Recently, a system designed to allow ambulatory monitoring of DGER has been developed (Bilitec®; Medtronic, Shoreview, MN). The system uses bilirubin as a marker of duodenal reflux and can be used concomitantly with 24hour pH monitoring.34 Continuous spectropho-tometric measurement of luminal bilirubin concentration is made with a portable optoelectronic data logger and a fiberoptic probe passed transnasally and positioned in the foregut. The Teflon probe head has a 2-mm open groove across which two wavelengths of light are emitted and material is sampled. The light-emitting diodes have wavelengths of 470 and 565nm, allowing the measurement of bilirubin and a reference signal. The photodiode system converts the light in an electrical signal through filtration and amplification, and a difference of the absorbance between the two wavelengths is calculated. This value is directly proportional to the bilirubin concentration. The system samples luminal concentration of bilirubin every 8 seconds. The continuously recorded data are downloaded into a computer and analyzed. A threshold of 0.14 absorbance units has been demonstrated by various authors as having a good correlation with the measurements of increased bile acid concentrations in gastric aspirates, and are considered diagnostic of DGER. Values <0.14 can be caused by the effect of suspended gastric particles or mucus. Other authors have used a threshold of 0.2 based on their studies in healthy volunteers. An increased esophageal exposure to bilirubin is identified when the percentage exposure time to bilirubin exceeds the 95 percentile level of the values obtained in normal subjects.28,33-35,47,48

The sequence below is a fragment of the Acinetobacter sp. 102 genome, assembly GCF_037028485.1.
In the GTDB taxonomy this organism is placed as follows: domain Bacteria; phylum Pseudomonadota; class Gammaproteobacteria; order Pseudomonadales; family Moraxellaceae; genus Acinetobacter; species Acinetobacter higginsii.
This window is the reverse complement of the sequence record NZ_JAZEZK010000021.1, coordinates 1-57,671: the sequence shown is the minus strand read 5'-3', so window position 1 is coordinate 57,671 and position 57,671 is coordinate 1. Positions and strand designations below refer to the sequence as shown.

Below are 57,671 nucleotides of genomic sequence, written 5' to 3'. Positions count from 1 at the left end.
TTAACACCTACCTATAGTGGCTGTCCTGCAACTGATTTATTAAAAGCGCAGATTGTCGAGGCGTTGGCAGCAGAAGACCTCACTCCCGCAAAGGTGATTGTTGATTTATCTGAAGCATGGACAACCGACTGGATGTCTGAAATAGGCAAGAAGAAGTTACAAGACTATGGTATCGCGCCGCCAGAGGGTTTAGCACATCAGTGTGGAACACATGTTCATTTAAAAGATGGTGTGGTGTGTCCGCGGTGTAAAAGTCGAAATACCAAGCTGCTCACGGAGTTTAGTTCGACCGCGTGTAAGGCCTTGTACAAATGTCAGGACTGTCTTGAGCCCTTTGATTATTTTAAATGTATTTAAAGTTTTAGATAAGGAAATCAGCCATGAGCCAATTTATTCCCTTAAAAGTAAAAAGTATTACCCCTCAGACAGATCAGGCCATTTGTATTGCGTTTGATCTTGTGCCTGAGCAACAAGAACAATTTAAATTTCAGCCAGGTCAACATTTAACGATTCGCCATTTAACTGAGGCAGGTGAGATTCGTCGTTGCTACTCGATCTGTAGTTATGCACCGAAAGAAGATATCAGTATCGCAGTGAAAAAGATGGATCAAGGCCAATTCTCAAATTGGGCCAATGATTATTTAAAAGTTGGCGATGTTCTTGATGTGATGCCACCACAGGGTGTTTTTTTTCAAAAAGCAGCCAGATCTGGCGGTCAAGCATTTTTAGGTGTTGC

It has been suggested that the amount of DGER determined by the Bilitec® probe can be underestimated when it is associated with acid reflux. Despite the high precision of this probe, the bilirubin measurement does not necessarily correlate with the amount of bile salts, pancreatic enzymes, and lysolecithin present in the esophageal refluxate.47,49 It should also be noted that there is no standardization of the recommended diet while using the Bilitec®. Theoretically, a solid diet could interfere with the bilirubin measurement and the food could plug the tip of the probe. Therefore, most authors recommend a liquid diet. Some beverages such as coffee, tea, and cola should also be excluded because they have an absorbance close to that of bilirubin.28,33,34,35 However, a liquid diet is less physiologic and could potentially interfere with the results of the 24-hour pH measurements obtained simultaneously with the continuous bilirubin determination. Even with these limitations, the spectrophotometric detection of bilirubin is the best method currently available for the diagnosis and measurement of DGER.
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